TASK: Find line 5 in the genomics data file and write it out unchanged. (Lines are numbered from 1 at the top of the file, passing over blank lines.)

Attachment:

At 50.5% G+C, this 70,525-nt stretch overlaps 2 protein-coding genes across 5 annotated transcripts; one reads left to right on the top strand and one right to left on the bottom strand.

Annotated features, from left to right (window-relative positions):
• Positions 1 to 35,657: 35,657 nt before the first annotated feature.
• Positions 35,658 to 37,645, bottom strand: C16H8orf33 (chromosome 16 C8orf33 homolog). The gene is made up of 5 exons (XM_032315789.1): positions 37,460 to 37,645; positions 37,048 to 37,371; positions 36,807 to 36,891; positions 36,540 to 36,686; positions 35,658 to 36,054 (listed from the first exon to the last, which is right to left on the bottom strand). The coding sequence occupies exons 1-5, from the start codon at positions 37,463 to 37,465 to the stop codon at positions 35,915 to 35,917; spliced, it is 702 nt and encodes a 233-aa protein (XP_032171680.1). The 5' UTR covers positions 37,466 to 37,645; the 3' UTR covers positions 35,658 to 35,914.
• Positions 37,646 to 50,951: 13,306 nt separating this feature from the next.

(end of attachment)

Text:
• Positions 37,646 to 50,951: 13,306 nt separating this feature from the next.